Sanctional Debut of Alekperov and Nabiullina

Sanctional Debut of Alekperov and Nabiullina


On April 8, Australia published its own sanctions lists related to Russia's special military operation in Ukraine. The list of sanctioned representatives of Russia's top business and political circles can be called groundbreaking.

It includes several major figures that had previously not been put in the EU, U.S., UK and other countries’ lists of restrictions. In particular, Elvira Nabiullina, Chairwoman of the Central Bank of Russia, got on sanctions list due to the Australians. In this case, though, it is not the fact that she was finally put on the list that is surprising, but why other countries had not imposed any sanctions on Nabiullina previously. This is especially surprising given the fact that the Central Bank itself has been under restrictive measures in some jurisdictions almost since the beginning of the special operation since late February. Nabiullina's colleague in the financial bloc of the Russian leadership, Finance Minister Anton Siluanov, is already included, for example, in the U.S. sanctions lists.

When compiling its lists, it seems as if the Australian government decided to do a favor to those Russian officials and oligarchs to whom their compatriots have been already given the cold shoulder. How is it that you are not under Western sanctions? Even the most Western-loyal oligarchs of the “first wave” like Fridman and Abramovich are already tightly mired in European, British, and American restrictions. For example, the main shareholder of Vagit Alekperov, Vladimir Potanin, and his namesake Yevtushenkov were not on the previous sanctions lists. However, representatives of the far continent have corrected the situation thanks to the Australians, in addition to the aforementioned owners of Lukoil, Nornickel and AFK Sistema, metallurgists Vladimir Lisin and Andrei Bokarev, co-owner of Evraz Alexander Abramov, financier Oleg Boiko are now among the businessmen sanctioned by Western countries for the first time. By the way, almost all of these entrepreneurs were also included in similar sanctions lists of the UK on April 13.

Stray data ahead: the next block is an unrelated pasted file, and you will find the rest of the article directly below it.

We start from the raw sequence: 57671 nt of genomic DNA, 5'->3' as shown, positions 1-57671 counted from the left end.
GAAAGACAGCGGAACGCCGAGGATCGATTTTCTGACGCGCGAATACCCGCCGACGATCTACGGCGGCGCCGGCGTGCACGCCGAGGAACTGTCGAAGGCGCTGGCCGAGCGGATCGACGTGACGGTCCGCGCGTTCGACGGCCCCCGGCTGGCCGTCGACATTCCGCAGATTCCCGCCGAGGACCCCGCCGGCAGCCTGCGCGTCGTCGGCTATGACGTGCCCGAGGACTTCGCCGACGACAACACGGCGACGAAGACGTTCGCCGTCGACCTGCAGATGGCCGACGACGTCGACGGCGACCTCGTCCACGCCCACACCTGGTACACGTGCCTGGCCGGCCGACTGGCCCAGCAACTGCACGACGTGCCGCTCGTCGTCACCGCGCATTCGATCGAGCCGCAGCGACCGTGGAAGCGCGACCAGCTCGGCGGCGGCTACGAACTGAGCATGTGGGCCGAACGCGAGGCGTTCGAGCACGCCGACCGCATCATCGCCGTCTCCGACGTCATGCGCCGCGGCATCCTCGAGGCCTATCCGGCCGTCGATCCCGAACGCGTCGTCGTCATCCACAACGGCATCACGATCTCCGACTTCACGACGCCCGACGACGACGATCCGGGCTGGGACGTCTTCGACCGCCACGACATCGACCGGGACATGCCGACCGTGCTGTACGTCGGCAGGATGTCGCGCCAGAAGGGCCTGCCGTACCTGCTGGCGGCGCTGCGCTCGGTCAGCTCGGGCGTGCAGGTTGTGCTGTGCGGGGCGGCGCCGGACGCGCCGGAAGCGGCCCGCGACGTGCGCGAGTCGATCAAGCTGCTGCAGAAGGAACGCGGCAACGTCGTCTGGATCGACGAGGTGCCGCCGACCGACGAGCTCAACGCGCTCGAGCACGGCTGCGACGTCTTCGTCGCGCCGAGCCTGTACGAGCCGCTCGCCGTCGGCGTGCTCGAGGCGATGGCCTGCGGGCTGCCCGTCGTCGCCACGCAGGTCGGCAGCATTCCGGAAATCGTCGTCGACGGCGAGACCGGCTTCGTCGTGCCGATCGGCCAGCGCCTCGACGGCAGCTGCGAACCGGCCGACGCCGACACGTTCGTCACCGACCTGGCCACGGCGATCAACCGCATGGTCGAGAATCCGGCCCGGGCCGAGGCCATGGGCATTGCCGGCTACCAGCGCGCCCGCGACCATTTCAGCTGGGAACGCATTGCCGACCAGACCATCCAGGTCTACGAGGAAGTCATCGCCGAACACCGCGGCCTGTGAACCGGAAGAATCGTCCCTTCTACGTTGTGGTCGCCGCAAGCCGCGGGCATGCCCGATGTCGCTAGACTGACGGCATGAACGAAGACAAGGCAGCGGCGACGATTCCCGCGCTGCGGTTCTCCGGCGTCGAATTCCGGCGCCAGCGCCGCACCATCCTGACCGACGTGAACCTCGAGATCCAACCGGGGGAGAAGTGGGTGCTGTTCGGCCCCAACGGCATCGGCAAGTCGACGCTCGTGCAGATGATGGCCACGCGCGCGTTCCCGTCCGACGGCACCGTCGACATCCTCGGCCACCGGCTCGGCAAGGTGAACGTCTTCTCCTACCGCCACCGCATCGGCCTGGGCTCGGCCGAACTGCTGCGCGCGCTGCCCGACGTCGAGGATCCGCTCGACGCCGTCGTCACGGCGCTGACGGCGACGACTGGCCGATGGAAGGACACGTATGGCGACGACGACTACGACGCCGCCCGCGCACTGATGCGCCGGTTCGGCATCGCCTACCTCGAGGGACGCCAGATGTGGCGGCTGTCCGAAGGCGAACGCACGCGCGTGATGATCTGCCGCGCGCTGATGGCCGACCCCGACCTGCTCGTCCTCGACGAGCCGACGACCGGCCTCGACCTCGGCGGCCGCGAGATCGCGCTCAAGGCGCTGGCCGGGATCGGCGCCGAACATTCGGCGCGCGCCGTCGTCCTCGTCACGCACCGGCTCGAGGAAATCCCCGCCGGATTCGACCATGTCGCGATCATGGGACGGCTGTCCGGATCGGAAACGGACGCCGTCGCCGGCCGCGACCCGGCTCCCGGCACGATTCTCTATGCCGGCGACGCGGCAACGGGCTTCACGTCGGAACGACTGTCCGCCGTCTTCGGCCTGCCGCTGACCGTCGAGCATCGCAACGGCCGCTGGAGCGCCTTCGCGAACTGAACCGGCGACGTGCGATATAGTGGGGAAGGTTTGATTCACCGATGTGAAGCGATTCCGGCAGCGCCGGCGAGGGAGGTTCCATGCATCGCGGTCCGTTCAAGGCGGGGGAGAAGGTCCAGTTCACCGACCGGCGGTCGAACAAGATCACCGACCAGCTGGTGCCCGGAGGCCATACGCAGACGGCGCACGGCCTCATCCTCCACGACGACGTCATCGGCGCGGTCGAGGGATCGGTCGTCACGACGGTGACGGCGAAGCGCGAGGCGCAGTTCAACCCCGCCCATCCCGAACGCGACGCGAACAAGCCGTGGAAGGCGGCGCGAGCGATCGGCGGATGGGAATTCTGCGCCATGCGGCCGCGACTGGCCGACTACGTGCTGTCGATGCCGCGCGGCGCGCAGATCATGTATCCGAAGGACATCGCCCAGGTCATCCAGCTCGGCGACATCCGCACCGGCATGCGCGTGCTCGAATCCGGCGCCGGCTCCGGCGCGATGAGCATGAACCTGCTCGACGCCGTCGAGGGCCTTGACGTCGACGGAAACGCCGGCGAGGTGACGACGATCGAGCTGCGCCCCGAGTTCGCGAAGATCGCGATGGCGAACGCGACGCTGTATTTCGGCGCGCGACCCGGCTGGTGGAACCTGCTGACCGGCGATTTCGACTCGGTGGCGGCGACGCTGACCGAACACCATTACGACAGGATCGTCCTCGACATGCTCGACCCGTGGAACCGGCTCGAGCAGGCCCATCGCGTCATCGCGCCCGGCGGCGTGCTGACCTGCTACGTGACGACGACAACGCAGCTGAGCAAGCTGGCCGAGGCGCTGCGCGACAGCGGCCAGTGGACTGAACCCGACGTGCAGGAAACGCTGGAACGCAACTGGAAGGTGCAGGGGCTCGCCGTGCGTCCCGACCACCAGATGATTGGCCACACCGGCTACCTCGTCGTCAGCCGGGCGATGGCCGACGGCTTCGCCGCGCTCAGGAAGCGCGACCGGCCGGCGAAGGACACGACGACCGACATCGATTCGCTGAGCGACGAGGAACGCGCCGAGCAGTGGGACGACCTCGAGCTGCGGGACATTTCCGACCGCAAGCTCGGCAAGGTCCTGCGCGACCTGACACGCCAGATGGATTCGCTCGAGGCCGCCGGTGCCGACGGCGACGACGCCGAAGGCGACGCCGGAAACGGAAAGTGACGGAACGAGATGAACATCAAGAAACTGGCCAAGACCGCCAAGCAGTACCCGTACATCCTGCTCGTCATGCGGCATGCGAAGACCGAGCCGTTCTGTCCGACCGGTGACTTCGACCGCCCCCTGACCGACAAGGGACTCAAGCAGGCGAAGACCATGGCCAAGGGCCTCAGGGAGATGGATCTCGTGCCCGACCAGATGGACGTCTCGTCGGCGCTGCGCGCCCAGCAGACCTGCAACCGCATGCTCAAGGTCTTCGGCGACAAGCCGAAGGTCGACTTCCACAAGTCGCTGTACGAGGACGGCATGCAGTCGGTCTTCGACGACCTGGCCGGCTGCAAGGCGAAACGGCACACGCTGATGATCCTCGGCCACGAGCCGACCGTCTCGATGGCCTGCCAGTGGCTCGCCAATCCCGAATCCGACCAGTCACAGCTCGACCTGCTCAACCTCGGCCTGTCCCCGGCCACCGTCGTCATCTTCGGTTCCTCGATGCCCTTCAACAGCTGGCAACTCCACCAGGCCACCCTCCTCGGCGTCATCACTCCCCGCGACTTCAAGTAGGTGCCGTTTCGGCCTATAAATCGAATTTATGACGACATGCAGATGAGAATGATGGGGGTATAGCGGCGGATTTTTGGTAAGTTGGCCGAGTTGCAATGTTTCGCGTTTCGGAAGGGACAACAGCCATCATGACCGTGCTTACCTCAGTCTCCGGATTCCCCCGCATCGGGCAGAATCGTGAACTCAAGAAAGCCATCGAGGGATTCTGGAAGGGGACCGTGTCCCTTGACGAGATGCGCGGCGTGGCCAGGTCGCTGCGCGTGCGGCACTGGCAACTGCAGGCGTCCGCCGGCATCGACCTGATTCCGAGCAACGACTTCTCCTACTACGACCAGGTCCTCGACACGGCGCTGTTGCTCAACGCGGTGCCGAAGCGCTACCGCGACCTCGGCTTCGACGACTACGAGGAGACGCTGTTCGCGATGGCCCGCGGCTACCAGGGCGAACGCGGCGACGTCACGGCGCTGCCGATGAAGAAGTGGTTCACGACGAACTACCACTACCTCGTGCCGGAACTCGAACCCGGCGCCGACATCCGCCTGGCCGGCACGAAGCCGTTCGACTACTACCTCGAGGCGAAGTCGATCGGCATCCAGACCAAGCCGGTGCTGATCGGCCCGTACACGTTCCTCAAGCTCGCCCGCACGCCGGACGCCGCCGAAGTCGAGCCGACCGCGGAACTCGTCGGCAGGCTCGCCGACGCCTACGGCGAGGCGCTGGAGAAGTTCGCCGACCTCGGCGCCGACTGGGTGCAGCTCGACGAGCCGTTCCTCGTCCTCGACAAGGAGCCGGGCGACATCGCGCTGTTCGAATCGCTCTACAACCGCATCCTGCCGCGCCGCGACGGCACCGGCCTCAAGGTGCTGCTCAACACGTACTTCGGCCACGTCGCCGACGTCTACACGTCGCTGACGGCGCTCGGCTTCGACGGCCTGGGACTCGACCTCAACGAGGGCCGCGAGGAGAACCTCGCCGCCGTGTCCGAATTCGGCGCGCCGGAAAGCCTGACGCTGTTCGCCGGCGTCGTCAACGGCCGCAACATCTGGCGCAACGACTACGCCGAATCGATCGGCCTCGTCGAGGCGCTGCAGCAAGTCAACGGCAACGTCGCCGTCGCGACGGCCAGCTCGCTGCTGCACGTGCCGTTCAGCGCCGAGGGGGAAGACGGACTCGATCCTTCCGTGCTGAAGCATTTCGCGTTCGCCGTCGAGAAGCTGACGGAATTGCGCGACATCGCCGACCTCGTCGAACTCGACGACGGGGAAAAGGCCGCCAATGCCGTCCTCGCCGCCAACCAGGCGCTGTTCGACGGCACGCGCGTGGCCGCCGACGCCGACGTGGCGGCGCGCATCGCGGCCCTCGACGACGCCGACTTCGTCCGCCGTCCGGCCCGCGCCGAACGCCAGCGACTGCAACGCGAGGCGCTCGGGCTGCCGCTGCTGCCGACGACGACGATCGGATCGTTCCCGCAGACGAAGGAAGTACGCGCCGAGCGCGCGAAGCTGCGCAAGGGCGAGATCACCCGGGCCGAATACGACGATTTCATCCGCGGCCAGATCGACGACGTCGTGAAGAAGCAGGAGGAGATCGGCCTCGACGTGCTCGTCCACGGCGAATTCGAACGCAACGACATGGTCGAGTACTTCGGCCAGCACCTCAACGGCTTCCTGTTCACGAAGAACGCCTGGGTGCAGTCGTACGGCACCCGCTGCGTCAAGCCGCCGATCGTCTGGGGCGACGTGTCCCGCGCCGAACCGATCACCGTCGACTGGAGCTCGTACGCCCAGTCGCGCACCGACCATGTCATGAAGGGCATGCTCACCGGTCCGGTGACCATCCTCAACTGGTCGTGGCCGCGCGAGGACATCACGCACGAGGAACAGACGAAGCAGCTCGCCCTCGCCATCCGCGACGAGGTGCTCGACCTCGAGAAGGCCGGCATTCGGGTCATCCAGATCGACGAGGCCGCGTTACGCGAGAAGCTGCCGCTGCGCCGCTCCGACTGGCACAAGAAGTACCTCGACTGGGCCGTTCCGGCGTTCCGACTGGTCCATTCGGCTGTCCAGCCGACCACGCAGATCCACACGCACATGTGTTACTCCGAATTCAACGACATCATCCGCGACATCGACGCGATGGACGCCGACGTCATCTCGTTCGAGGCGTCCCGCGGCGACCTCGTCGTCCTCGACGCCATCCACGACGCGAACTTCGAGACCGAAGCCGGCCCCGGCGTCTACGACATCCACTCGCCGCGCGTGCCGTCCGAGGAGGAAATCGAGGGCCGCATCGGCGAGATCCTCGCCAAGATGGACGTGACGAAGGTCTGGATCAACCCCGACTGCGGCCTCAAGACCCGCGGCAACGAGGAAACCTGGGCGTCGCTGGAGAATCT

The latest Forbes list of the Russian billionaires, which will be traditionally published closer to the May public holidays, will probably have a new column to indicate in which countries the assets of this or that oligarch are frozen, where they are not allowed to enter, and where their planes and yachts are not waiting. In a couple of months, it may turn out that there will be no need for this column. The sanctions activities of foreign countries have gathered such momentum that soon there may not be a single person with any high position in the government or a major business that is not on a particular sanctions list.

Western politicians do not forget about our journalists. While it all began with the obvious candidates, the flagships of the Russian state media industry such as Margarita Simonyan, Dmitry Kiselyov, and Vladimir Solovyov since last week, it is not limited to them. The latest EU list includes other representatives of the “fourth estate,” Head of the Defense Ministry's Zvezda media holding company Alexei Pimanov, and the CEOs of TASS news agency, VGTRK and the St. Petersburg TV channel Sergei Mikhailov, Oleg Dobrodeyev, and Alexander Malkevich. The European diplomats also paid attention to the editors-in-chief of the most popular Russian tabloids, Komsomolskaya Pravda and Moskovsky Komsomolets, Vladimir Sungorkin and Pavel Gusev.

It is surprising to see RBC owner Grigory Berezkin on the list as this media outlet is unlikely to have any special sympathies for the authorities, although with the appearance of a new investor there in 2017, journalists of the publication had to learn to understand where the “solid double line” between media freedom and the interests of the state runs.

Political insiders point out that the introduction of new sanctions and restrictions only brings the Russian elite together. In reality, the “carpet bombing” of sanctions speaks to the sad fact that regardless of the duration of the Russian special operation in Ukraine and its final results, the reintegration of our businesses into the global economy will take a very long time and resources.

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